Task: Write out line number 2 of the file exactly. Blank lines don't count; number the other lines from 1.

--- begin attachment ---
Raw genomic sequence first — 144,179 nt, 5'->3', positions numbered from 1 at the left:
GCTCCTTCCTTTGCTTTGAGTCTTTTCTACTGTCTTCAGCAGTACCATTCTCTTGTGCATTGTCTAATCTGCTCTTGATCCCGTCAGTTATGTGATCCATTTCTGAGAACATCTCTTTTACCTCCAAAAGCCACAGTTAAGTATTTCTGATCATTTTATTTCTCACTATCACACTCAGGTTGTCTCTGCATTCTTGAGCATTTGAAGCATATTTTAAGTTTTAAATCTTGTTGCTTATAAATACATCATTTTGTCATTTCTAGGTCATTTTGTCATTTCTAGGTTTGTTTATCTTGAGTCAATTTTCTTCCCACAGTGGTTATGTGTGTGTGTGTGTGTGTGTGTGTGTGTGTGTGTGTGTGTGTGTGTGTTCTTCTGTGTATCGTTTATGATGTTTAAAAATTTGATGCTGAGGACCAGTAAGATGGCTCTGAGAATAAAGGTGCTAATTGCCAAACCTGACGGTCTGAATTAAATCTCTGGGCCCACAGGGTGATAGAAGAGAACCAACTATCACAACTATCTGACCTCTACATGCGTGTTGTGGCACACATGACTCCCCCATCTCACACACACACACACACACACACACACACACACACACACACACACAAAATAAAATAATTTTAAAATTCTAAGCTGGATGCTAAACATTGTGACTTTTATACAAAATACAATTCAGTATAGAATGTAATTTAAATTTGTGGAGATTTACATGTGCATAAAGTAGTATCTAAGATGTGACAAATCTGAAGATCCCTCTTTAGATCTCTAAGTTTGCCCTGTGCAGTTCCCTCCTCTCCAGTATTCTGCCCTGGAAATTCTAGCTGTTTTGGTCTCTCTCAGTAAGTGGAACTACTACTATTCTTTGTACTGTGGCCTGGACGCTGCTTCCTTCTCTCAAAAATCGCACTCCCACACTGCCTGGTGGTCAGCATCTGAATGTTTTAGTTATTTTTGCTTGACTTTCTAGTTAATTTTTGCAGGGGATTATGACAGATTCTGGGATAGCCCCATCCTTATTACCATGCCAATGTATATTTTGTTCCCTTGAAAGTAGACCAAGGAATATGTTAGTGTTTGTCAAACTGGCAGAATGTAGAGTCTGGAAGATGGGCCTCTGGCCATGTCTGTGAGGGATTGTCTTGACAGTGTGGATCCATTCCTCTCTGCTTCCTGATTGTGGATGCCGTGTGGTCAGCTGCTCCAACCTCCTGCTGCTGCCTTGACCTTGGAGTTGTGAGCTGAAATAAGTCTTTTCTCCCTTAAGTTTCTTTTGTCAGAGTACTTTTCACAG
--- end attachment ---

GCTCCTTCCTTTGCTTTGAGTCTTTTCTACTGTCTTCAGCAGTACCATTCTCTTGTGCATTGTCTAATCTGCTCTTGATCCCGTCAGTTATGTGATCCATTTCTGAGAACATCTCTTTTACCTCCAAAAGCCACAGTTAAGTATTTCTGATCATTTTATTTCTCACTATCACACTCAGGTTGTCTCTGCATTCTTGAGCATTTGAAGCATATTTTAAGTTTTAAATCTTGTTGCTTATAAATACATCATTTTGTCATTTCTAGGTCATTTTGTCATTTCTAGGTTTGTTTATCTTGAGTCAATTTTCTTCCCACAGTGGTTATGTGTGTGTGTGTGTGTGTGTGTGTGTGTGTGTGTGTGTGTGTGTGTGTTCTTCTGTGTATCGTTTATGATGTTTAAAAATTTGATGCTGAGGACCAGTAAGATGGCTCTGAGAATAAAGGTGCTAATTGCCAAACCTGACGGTCTGAATTAAATCTCTGGGCCCACAGGGTGATAGAAGAGAACCAACTATCACAACTATCTGACCTCTACATGCGTGTTGTGGCACACATGACTCCCCCATCTCACACACACACACACACACACACACACACACACACACACACACACAAAATAAAATAATTTTAAAATTCTAAGCTGGATGCTAAACATTGTGACTTTTATACAAAATACAATTCAGTATAGAATGTAATTTAAATTTGTGGAGATTTACATGTGCATAAAGTAGTATCTAAGATGTGACAAATCTGAAGATCCCTCTTTAGATCTCTAAGTTTGCCCTGTGCAGTTCCCTCCTCTCCAGTATTCTGCCCTGGAAATTCTAGCTGTTTTGGTCTCTCTCAGTAAGTGGAACTACTACTATTCTTTGTACTGTGGCCTGGACGCTGCTTCCTTCTCTCAAAAATCGCACTCCCACACTGCCTGGTGGTCAGCATCTGAATGTTTTAGTTATTTTTGCTTGACTTTCTAGTTAATTTTTGCAGGGGATTATGACAGATTCTGGGATAGCCCCATCCTTATTACCATGCCAATGTATATTTTGTTCCCTTGAAAGTAGACCAAGGAATATGTTAGTGTTTGTCAAACTGGCAGAATGTAGAGTCTGGAAGATGGGCCTCTGGCCATGTCTGTGAGGGATTGTCTTGACAGTGTGGATCCATTCCTCTCTGCTTCCTGATTGTGGATGCCGTGTGGTCAGCTGCTCCAACCTCCTGCTGCTGCCTTGACCTTGGAGTTGTGAGCTGAAATAAGTCTTTTCTCCCTTAAGTTTCTTTTGTCAGAGTACTTTTCACAG